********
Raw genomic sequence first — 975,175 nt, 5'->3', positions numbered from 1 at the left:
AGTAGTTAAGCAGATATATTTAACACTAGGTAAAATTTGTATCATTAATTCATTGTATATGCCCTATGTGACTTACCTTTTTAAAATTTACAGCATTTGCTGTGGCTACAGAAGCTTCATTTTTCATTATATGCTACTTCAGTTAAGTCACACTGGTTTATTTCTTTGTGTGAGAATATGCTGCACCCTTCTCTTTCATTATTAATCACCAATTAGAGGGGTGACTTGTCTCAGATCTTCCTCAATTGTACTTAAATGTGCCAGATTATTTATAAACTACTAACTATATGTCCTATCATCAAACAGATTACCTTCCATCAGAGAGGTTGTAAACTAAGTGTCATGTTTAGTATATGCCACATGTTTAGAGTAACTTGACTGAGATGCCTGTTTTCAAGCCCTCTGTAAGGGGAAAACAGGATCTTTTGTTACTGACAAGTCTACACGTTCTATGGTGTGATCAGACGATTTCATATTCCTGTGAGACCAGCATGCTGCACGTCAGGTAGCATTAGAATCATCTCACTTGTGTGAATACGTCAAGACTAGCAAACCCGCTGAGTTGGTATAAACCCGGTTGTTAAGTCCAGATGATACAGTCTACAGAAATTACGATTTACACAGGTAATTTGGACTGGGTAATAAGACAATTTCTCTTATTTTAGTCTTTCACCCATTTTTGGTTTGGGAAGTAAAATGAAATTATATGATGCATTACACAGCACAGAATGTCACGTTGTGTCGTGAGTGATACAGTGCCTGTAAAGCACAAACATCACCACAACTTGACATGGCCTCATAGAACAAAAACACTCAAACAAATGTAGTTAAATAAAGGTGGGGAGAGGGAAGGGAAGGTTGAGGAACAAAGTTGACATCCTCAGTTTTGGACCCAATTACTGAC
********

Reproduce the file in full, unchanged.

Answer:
Raw genomic sequence first — 975,175 nt, 5'->3', positions numbered from 1 at the left:
AGTAGTTAAGCAGATATATTTAACACTAGGTAAAATTTGTATCATTAATTCATTGTATATGCCCTATGTGACTTACCTTTTTAAAATTTACAGCATTTGCTGTGGCTACAGAAGCTTCATTTTTCATTATATGCTACTTCAGTTAAGTCACACTGGTTTATTTCTTTGTGTGAGAATATGCTGCACCCTTCTCTTTCATTATTAATCACCAATTAGAGGGGTGACTTGTCTCAGATCTTCCTCAATTGTACTTAAATGTGCCAGATTATTTATAAACTACTAACTATATGTCCTATCATCAAACAGATTACCTTCCATCAGAGAGGTTGTAAACTAAGTGTCATGTTTAGTATATGCCACATGTTTAGAGTAACTTGACTGAGATGCCTGTTTTCAAGCCCTCTGTAAGGGGAAAACAGGATCTTTTGTTACTGACAAGTCTACACGTTCTATGGTGTGATCAGACGATTTCATATTCCTGTGAGACCAGCATGCTGCACGTCAGGTAGCATTAGAATCATCTCACTTGTGTGAATACGTCAAGACTAGCAAACCCGCTGAGTTGGTATAAACCCGGTTGTTAAGTCCAGATGATACAGTCTACAGAAATTACGATTTACACAGGTAATTTGGACTGGGTAATAAGACAATTTCTCTTATTTTAGTCTTTCACCCATTTTTGGTTTGGGAAGTAAAATGAAATTATATGATGCATTACACAGCACAGAATGTCACGTTGTGTCGTGAGTGATACAGTGCCTGTAAAGCACAAACATCACCACAACTTGACATGGCCTCATAGAACAAAAACACTCAAACAAATGTAGTTAAATAAAGGTGGGGAGAGGGAAGGGAAGGTTGAGGAACAAAGTTGACATCCTCAGTTTTGGACCCAATTACTGAC